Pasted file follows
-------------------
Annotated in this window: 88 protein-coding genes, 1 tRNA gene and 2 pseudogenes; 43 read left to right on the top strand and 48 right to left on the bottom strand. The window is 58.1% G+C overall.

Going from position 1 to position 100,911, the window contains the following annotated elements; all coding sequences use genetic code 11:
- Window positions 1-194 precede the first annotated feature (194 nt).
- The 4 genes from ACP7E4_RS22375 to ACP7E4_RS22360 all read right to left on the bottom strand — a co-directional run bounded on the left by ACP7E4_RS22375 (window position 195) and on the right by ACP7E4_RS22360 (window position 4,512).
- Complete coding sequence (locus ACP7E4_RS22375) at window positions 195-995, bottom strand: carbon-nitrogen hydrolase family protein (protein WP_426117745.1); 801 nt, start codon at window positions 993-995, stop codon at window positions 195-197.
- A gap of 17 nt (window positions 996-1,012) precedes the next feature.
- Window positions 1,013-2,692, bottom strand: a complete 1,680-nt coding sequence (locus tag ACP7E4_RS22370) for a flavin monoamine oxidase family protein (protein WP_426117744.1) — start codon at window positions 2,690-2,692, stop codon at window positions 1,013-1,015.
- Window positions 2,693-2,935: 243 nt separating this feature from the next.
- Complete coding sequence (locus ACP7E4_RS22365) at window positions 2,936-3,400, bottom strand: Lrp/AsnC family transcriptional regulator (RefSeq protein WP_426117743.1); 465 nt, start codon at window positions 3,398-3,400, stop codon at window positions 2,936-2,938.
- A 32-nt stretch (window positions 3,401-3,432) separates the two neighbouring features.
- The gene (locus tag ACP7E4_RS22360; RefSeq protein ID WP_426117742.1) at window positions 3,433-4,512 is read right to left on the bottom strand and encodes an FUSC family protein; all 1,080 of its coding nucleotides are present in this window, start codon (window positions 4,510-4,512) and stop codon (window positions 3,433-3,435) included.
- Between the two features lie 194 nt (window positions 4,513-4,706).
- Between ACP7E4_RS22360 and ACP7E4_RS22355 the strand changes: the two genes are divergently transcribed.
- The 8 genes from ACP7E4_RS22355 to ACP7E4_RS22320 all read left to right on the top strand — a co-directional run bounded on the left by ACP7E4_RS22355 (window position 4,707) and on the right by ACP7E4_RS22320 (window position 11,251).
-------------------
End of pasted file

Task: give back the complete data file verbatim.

Annotated in this window: 88 protein-coding genes, 1 tRNA gene and 2 pseudogenes; 43 read left to right on the top strand and 48 right to left on the bottom strand. The window is 58.1% G+C overall.

Going from position 1 to position 100,911, the window contains the following annotated elements; all coding sequences use genetic code 11:
- Window positions 1-194 precede the first annotated feature (194 nt).
- The 4 genes from ACP7E4_RS22375 to ACP7E4_RS22360 all read right to left on the bottom strand — a co-directional run bounded on the left by ACP7E4_RS22375 (window position 195) and on the right by ACP7E4_RS22360 (window position 4,512).
- Complete coding sequence (locus ACP7E4_RS22375) at window positions 195-995, bottom strand: carbon-nitrogen hydrolase family protein (protein WP_426117745.1); 801 nt, start codon at window positions 993-995, stop codon at window positions 195-197.
- A gap of 17 nt (window positions 996-1,012) precedes the next feature.
- Window positions 1,013-2,692, bottom strand: a complete 1,680-nt coding sequence (locus tag ACP7E4_RS22370) for a flavin monoamine oxidase family protein (protein WP_426117744.1) — start codon at window positions 2,690-2,692, stop codon at window positions 1,013-1,015.
- Window positions 2,693-2,935: 243 nt separating this feature from the next.
- Complete coding sequence (locus ACP7E4_RS22365) at window positions 2,936-3,400, bottom strand: Lrp/AsnC family transcriptional regulator (RefSeq protein WP_426117743.1); 465 nt, start codon at window positions 3,398-3,400, stop codon at window positions 2,936-2,938.
- A 32-nt stretch (window positions 3,401-3,432) separates the two neighbouring features.
- The gene (locus tag ACP7E4_RS22360; RefSeq protein ID WP_426117742.1) at window positions 3,433-4,512 is read right to left on the bottom strand and encodes an FUSC family protein; all 1,080 of its coding nucleotides are present in this window, start codon (window positions 4,510-4,512) and stop codon (window positions 3,433-3,435) included.
- Between the two features lie 194 nt (window positions 4,513-4,706).
- Between ACP7E4_RS22360 and ACP7E4_RS22355 the strand changes: the two genes are divergently transcribed.
- The 8 genes from ACP7E4_RS22355 to ACP7E4_RS22320 all read left to right on the top strand — a co-directional run bounded on the left by ACP7E4_RS22355 (window position 4,707) and on the right by ACP7E4_RS22320 (window position 11,251).